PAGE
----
The temperature-sensitive pathogens that caught U.S. communities off guard are a grim preview of the future.

by Zoya Tierstein, Grist

A 16-month-old boy was playing in a splash pad at a country club in Little Rock, Arkansas, this summer when water containing a very rare and deadly brain-eating amoeba went up his nose. He died a few days later in the hospital. The toddler wasn’t the first person in the United States to contract the freshwater amoeba, Naegleria fowleri, this year. In February, a man in Florida died after rinsing his sinuses with unboiled water — the first Naegleria fowleri-linked death to occur in winter in the U.S.

2023 was also an active year for Vibrio vulnificus, a type of flesh-eating bacteria. There were 11 deaths connected to the bacteria in Florida, three deaths in North Carolina, and another three deaths in New York and Connecticut. Then there was the first-ever locally transmitted case of mosquito-borne dengue fever in Southern California in October, followed by another case a couple of weeks later.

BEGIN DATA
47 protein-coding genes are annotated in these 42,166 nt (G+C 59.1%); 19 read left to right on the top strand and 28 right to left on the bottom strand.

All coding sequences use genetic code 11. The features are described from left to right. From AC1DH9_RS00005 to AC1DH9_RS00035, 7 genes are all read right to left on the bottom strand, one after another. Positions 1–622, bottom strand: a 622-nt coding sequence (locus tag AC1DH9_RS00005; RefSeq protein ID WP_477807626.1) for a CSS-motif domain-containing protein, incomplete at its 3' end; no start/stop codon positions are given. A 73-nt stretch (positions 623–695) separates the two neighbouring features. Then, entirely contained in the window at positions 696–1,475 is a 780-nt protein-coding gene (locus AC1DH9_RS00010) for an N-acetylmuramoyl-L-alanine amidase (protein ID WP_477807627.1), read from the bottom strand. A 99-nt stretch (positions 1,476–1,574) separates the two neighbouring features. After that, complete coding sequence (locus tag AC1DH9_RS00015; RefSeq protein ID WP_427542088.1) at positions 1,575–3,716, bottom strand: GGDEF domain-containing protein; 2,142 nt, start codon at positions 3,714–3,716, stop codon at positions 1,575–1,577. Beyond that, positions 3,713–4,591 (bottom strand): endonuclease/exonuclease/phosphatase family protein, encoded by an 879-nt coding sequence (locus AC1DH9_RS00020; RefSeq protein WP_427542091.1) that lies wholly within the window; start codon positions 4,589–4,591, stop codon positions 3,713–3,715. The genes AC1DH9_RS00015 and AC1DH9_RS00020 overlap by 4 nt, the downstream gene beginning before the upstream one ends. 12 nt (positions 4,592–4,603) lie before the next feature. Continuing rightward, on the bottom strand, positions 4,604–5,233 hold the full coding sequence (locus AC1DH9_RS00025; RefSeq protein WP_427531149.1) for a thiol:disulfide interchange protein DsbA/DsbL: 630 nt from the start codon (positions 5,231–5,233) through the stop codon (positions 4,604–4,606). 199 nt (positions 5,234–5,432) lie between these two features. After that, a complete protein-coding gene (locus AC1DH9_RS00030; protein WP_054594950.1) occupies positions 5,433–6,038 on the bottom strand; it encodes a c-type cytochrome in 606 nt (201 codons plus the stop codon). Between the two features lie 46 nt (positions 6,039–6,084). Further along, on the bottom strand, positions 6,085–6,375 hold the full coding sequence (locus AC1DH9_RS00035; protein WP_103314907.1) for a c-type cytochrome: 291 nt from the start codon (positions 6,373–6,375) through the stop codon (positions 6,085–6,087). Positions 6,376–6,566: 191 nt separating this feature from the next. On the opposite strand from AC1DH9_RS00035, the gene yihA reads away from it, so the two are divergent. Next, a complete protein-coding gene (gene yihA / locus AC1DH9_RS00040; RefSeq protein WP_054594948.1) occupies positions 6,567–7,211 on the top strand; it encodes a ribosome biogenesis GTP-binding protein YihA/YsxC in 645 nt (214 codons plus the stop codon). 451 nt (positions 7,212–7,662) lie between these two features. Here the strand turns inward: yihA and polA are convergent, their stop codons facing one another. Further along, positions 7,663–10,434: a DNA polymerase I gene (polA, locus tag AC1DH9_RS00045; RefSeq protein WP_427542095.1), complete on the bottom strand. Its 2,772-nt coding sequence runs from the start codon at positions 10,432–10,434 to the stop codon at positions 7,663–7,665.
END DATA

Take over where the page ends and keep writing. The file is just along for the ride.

a virus seen through a microscope

Scientists have warned that climate change would alter the prevalence and spread of disease in the U.S., particularly those caused by pathogens that are sensitive to temperature. This year’s spate of rare illnesses may have come as a surprise to the uninitiated, but researchers who have been following the way climate change influences disease say 2023 represents the continuation of a trend they expect will become more pronounced over time: The geographic distribution of pathogens and the timing of their emergence are undergoing a shift.

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